Free Market

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FutureThe Free Market small group model, popularized by New Life Church and based on Dog Training, Fly Fishing, and Sharing Christ in the 21st Century by Ted Haggard, is a term used to describe a system of groups that are based on common interests.  In fact, the subtitle of Haggard’s book is, “Empowering Your Church to Build Community Through Shared Interests.”

While there are often additional elements, Free Market is essentially a three step process:

  1. Leaders start groups based on interests (dog training, fly fishing, quilting, stock trading, etc.).
  2. The church publishes a list of interest-based groups (or holds a fair where open groups are advertised).
  3. Members select a group based on common interests.

Sounds good?  It has some distinct advantages.  Like every model it also has its own set of problems.  Since there is no problem-free model, wise leaders choose a system based on the set of problems they’d rather have.  Here are the problems I’ve identified with the Free Market model.  You may discover others.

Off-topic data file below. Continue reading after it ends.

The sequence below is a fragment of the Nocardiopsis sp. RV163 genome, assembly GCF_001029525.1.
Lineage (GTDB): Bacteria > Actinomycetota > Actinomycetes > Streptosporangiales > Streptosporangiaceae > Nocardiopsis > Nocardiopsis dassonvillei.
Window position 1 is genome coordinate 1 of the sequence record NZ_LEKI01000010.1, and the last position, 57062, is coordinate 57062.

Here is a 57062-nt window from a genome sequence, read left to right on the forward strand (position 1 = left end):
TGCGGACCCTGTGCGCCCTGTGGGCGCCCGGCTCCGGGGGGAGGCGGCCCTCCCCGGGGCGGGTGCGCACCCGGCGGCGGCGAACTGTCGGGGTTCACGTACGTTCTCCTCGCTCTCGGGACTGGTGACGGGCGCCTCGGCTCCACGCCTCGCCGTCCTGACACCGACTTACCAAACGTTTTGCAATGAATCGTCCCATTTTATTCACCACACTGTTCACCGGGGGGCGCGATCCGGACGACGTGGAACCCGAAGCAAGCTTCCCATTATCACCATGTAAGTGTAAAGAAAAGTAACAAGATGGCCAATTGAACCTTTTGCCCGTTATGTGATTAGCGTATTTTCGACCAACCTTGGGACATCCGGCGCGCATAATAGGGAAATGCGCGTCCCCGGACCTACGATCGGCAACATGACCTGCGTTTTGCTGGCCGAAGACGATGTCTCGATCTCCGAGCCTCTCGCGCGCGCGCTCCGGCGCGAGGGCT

• Not everyone can easily identify an interest or passion that can form the basis of a group
  • Hard to develop a broad enough list of interests to engage everyone
  • If the goal is discipleship, leaders will need training in how to disciple without curriculum
  • Difficult to find enough interest-based leaders to assimilate the number of unconnected people in most churches

Understand, Free Market does have advantages.  A group of adults with strong common interests ought to be able to form good connections.  A well promoted fair or sign-up opportunity ought to make it easy for many to find a group that fits well.  You don’t have to be a Bible scholar to lead a dog training group.  The key is to be prefer this set of problems to those of every other system.

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